1. See Discussion Questions for Use With any Film that is a Work of Fiction.
2. See the Quick Discussion Questions on the right side of this page.
3. What was the “Gentleman’s Agreement?” Could the parties to such an agreement really be gentlemen?
The agreement was not to admit Jewish people to certain public facilities such as hotels, restaurants, and clubs, not to hire them to work in certain businesses, and not to allow them to live in certain neighborhoods. It was called a “Gentleman’s Agreement” because it was unstated, something that people, men and women, understood but did not talk about. Discriminating against people on the basis of their religion is not within the true meaning of being a “gentlemen.”
4. Look at this dialog from the film:
Elaine Wales: You just let them get one wrong Jew in here, and it’ll come out of us. It’s no fun being the fall guy for the kikey ones.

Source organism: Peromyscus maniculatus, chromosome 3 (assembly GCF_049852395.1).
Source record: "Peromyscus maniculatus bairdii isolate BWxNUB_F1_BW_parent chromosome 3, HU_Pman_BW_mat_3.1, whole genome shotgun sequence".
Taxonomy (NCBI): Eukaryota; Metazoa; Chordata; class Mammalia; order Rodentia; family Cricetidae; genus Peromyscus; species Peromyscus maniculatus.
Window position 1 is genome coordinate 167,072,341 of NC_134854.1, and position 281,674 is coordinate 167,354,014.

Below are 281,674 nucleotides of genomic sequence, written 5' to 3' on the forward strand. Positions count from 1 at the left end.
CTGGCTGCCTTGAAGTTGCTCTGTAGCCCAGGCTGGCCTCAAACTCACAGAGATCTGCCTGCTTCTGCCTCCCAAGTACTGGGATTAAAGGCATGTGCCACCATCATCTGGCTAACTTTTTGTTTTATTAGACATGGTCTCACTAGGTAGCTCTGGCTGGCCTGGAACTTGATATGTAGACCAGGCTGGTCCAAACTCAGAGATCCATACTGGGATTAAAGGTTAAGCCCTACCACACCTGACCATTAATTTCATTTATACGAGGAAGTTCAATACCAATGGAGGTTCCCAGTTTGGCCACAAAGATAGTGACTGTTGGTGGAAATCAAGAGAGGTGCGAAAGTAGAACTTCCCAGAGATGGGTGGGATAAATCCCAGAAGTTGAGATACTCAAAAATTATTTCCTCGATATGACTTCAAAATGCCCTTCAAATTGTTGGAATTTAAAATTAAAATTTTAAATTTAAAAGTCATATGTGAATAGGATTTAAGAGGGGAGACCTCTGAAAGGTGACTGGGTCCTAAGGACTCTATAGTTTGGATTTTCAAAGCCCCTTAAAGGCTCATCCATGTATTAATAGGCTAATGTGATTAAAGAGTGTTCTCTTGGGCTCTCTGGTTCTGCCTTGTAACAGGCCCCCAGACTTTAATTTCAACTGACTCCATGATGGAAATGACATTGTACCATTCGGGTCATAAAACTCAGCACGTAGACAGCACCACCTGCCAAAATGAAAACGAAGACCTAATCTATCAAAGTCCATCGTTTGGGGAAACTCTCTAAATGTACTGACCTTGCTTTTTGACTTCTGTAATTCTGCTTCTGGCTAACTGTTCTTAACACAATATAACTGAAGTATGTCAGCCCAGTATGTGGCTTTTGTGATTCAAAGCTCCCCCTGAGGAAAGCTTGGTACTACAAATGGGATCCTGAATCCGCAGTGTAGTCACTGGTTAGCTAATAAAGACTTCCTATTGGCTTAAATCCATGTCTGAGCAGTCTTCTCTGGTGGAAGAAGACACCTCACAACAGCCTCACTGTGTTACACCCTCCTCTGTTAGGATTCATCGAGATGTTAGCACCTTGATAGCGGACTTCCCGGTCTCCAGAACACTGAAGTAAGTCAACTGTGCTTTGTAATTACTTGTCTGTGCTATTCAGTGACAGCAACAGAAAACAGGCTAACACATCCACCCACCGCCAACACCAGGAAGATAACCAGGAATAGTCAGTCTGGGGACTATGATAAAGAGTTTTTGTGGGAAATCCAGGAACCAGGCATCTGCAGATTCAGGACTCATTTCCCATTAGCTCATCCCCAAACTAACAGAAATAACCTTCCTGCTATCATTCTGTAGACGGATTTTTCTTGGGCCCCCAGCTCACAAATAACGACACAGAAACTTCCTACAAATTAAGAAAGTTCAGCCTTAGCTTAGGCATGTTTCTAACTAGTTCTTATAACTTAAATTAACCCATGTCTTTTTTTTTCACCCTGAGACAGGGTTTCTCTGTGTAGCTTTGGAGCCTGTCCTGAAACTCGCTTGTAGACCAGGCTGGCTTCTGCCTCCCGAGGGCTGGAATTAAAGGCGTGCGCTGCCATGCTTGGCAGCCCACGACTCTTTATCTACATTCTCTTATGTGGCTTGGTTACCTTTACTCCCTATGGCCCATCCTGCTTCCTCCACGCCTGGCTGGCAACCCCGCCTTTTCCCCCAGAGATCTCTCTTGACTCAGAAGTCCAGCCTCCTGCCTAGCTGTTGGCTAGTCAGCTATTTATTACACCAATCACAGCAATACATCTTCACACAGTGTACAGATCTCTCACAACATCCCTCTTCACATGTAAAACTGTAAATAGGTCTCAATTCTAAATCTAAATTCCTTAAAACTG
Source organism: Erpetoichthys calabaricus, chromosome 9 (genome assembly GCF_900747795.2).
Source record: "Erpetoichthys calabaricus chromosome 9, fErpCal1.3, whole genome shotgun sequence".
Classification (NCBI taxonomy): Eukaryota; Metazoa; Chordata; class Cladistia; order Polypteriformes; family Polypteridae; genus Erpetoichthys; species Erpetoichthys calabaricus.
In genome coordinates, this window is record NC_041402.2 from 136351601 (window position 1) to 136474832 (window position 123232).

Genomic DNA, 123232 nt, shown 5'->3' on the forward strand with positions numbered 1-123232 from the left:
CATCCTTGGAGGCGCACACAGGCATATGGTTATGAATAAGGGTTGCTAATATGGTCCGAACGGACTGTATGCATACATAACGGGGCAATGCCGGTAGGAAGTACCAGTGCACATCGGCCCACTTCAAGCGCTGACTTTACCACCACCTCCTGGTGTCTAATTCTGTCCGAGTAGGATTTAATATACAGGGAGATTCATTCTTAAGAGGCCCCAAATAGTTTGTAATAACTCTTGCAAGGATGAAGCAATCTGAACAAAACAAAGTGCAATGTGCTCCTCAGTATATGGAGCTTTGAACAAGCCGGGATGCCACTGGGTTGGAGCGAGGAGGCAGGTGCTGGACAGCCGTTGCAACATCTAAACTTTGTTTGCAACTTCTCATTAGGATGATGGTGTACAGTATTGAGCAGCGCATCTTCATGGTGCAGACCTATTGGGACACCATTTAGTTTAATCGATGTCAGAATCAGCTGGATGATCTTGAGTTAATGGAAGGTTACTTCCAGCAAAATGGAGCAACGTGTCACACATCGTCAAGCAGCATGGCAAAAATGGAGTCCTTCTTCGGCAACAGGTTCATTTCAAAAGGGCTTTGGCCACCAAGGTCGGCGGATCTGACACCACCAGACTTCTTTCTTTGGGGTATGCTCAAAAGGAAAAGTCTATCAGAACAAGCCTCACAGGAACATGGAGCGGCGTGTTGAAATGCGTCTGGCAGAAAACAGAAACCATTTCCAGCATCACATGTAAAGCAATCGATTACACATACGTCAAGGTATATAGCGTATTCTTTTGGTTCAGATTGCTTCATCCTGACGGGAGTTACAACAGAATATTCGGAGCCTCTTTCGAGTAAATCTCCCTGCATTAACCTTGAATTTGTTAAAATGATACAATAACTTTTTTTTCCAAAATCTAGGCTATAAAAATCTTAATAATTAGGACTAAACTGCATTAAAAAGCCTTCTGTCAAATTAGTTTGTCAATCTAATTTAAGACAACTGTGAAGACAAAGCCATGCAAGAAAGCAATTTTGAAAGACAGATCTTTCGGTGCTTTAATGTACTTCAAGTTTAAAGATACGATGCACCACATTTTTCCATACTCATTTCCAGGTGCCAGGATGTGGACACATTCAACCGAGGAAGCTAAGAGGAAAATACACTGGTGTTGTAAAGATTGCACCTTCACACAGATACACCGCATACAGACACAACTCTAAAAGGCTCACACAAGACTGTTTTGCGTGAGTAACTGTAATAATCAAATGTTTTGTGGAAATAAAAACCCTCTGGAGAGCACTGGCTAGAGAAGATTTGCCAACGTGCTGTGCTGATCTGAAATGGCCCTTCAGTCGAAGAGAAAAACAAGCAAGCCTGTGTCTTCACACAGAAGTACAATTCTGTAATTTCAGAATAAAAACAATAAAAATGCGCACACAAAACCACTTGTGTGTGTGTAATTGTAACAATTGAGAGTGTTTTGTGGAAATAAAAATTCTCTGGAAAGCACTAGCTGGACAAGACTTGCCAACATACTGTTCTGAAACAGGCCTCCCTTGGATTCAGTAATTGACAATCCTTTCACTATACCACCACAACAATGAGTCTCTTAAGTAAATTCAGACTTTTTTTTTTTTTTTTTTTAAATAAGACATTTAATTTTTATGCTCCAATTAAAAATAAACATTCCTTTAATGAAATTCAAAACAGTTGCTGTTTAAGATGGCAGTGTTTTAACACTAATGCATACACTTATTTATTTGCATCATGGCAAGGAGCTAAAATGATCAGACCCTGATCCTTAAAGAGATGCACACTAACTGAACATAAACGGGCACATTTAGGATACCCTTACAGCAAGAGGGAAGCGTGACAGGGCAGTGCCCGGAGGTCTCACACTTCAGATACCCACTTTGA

Phil Green: Miss Wales, I’m going to be frank with you. I want you to know that words like yid and kike and kikey and coon and nigger make me sick no matter who says them.
Elaine Wales: Oh, but I only said it for a type.
Phil Green: Yeah, but we’re talking about a the word first.
Elaine Wales: Why, sometimes I even say it to myself, about me, I mean. Like, if I’m about to do something I know I shouldn’t, I’ll say, “Don’t be such a little kike.” That’s all.
Was Miss Wales prejudiced against her own people? Against herself? Justify your answer and tell us what this fact says, if anything, about her own self-esteem?
Answers will vary. But one of the serious problems with prejudice is what it does to the self-esteem of the people who grow up in a society in which they are thought to be inferior.
Continue to the Male and Female Role Models Section to continue to explore the theme of the film.